News from Eastern Arts #005
Eastern Arts Newsletter )
A Periodic Newsletter from George E. Mattson October 2004
Whats happening in the Uechi-ryu world
  • Chinese Mask looking for a new home!
  • New Junior Series Rule
  • How can we get more officals?
  • Dear Archive Reader:

    Just a couple of things I would like to share with you today. Sue and I are moving the end of this month and we have a lot of fine furniture, collectibles and karate memorabilia we are selling. Hope you will check it out and make an offer on something you would like to own.

    George E. Mattson

    Chinese Mask looking for a new home!

    Sue and I intended to move the end of November, but because our house sold so fast and the new owners must take possession Oct 29th, we found ourselves scrambling to determine which of our four floors of furniture and other things we collected during 40+ years we would take with us and what we had to sell or give away. We thought the list was pretty well set until the moving company "estimator" showed up and hit us with a bill that was almost as much as selling price for my first house, purchased in 1962! Back to the drawing board. Things that I wanted, Sue didn't and yes, many things Sue had planned to take were not on my favorite list. So after compromising, we ended up with a huge amount of items that had to be gotten rid of within a few days. I put together a simple website and took lots of digital pictures which are now part of that website. Honestly, we haven't the foggiest idea what these things are worth. We had a hard time determining where many of them actually came from or when. If you would like to own something, please email me and if you think the price is too high. . . make an offer. The dining room set is probably the most expensive piece of furniture Sue and I purchased together. In 1972 it cost us over $3000 and I'm sure would cost over $10,000 today. Most of the other things were purchased at auctions or given to us. I'll keep lowering the price on a daily basis until an item has been sold or until we decide to add it to our "take it to Florida" list.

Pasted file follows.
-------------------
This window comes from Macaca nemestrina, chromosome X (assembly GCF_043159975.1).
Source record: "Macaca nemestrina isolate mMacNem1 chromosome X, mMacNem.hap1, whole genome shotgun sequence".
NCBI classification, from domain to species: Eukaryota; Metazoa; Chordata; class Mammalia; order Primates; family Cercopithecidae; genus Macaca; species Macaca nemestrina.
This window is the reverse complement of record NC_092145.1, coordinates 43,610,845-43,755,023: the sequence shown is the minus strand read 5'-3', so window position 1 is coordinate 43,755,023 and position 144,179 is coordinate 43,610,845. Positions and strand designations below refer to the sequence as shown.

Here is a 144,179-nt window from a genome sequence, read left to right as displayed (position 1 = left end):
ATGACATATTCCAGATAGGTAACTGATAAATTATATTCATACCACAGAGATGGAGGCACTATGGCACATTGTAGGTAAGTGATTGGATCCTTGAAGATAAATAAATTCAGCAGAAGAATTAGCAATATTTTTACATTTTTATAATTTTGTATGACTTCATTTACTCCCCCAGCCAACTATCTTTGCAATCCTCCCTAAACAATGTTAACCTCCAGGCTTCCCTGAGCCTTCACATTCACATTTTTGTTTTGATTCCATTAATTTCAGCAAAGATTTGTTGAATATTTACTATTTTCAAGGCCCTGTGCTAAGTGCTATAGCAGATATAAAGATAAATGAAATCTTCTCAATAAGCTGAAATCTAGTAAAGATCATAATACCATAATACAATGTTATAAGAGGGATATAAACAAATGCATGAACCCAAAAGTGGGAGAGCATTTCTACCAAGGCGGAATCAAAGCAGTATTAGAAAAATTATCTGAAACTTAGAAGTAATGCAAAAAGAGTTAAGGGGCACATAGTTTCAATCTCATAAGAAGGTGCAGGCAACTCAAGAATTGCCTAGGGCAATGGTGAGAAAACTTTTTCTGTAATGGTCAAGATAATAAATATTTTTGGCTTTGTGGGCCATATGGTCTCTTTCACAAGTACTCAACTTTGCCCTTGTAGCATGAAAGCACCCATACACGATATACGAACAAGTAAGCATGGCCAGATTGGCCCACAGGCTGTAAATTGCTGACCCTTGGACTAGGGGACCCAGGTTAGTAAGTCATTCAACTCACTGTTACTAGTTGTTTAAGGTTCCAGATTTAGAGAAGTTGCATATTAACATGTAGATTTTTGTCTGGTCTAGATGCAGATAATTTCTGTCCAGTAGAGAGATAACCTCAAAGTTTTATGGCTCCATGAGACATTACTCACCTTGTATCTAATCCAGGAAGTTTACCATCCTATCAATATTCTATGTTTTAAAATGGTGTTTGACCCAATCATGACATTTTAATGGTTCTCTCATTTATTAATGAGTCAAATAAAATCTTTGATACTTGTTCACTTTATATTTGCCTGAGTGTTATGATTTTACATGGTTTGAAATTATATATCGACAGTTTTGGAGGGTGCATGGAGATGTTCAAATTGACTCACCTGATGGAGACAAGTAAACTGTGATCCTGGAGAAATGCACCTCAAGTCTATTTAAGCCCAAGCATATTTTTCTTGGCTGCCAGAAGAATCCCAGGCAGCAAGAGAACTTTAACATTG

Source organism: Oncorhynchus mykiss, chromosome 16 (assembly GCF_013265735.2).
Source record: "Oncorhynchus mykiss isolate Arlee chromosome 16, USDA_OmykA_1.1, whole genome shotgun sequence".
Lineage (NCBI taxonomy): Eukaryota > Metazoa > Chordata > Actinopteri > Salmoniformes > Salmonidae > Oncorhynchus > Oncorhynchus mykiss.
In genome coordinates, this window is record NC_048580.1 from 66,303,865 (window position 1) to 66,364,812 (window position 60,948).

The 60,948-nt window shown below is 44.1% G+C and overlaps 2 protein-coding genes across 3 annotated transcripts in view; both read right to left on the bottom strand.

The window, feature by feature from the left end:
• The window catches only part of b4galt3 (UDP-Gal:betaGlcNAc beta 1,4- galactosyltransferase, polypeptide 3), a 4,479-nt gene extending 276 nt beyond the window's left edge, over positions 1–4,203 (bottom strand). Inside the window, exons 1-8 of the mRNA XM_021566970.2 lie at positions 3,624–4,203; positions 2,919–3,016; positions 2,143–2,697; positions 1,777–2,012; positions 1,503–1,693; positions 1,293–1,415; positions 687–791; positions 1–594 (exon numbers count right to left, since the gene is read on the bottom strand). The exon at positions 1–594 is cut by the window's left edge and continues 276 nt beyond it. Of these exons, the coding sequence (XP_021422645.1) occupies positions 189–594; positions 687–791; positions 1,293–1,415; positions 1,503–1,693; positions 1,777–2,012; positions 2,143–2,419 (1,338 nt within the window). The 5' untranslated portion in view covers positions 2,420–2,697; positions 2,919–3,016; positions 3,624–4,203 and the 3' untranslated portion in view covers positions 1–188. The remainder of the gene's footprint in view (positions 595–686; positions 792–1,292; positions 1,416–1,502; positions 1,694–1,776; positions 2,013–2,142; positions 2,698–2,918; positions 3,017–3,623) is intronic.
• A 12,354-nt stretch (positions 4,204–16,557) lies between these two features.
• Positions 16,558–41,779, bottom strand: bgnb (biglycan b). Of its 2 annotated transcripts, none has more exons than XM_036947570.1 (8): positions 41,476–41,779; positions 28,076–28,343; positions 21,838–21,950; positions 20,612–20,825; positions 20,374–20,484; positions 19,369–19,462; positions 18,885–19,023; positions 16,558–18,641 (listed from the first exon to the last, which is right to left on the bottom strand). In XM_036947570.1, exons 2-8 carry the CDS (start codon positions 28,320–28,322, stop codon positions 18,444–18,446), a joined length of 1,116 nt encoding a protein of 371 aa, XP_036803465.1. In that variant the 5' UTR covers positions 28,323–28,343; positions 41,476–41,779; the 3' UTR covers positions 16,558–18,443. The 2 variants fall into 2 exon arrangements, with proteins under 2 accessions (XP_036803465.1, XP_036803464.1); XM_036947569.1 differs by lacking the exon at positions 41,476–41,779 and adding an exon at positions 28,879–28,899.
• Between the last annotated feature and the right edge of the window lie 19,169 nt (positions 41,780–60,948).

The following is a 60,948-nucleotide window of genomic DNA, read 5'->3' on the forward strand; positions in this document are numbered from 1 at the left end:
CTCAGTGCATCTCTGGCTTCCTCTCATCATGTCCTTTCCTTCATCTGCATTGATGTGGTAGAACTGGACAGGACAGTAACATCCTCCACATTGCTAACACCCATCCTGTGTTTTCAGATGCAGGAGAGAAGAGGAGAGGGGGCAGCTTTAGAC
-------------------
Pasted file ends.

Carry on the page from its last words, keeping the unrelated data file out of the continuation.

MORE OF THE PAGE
New Junior Series Rule

    Following the Mass Challenge, a parent suggested to us that we should not use a parent or teacher as an official in a division, where that person's child/student is competing in that division. Seems like a pretty logical rule, but most karate tournaments today don't have this rule. Jay Salhanick, our Rules Administrator, listen to all the suggestions and decided to modify the rules. From now on, a parent will not be able to officiate in a division where his child is competing and a teacher may not officiate in a division where his student is competing.

    How can we get more officals?

    Although this problem with officials just reared its head at the Mass Challenge, it has been a problem for quite a few years. The big tournaments. . . you know, the ones with a 1000+ competitors. . . charge big bucks and will put anyone claiming to be a black belt, into the ring. there are no real certification programs, such as the ones used by the AAU and other organizations hoping to get into the Olympics one day. Officials in these organizations take great pride in their certification and spend quite a lot of money travelling around the world for training and to be part of these tournaments. We've seen the quality of these officials in our adult Uechi World Championships where I've brought in outside officials from these organizations to run our matches. My goal for the junior series was to have it officiated by trained and certified officials, something that I was unable to do with the adult division, using Uechi officials. Things began well, but volunteers seemed to dwindle with time. At the Mass Challenge, we barely had enough officials to hold the tournament. The question remains. . . How do we motivate more people to get involved? A couple of suggestions came up and were voted down by the officials themselves. One solution was to pay them for expenses. Most felt that they were more than happy to volunteer their time and felt it was somewhat of an insult to have to pay them to show up. Although it was voted down, it certainly remains an option. I suggested months ago that bigger dojo should field a team of officials, consisting of three officials and two volunteers who would act as time keeper and score keeper. Teams at a dojo could work within the dojo, running mini tournaments or even an "inner" dojo event. They would learn to work together and could be certified as a team. With 10 dojos participating, we would have more than enough officials to run any of our events, with a couple of backup teams to replace teams where necessary. And contrary to popular belief, you need not be a sixty degree black belt or even a black belt to be an official. All you need to be is someone who is fair and has good eyes. Interested in helping out? Please contact us and we will show you how to help build your dojo official's team.

    Black Belt Test Guides for dojo
    Attention Dojo Owners: I need to sell cases of The Black Belt Test Guide. What I save in transportation costs to Florida, I can pass on to you. Case lots only though. . . Call me today for details. 508-586-3969

    phone: 321-273-0409

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    Eastern Arts | PO Box 1867 | Brockton | MA | 02303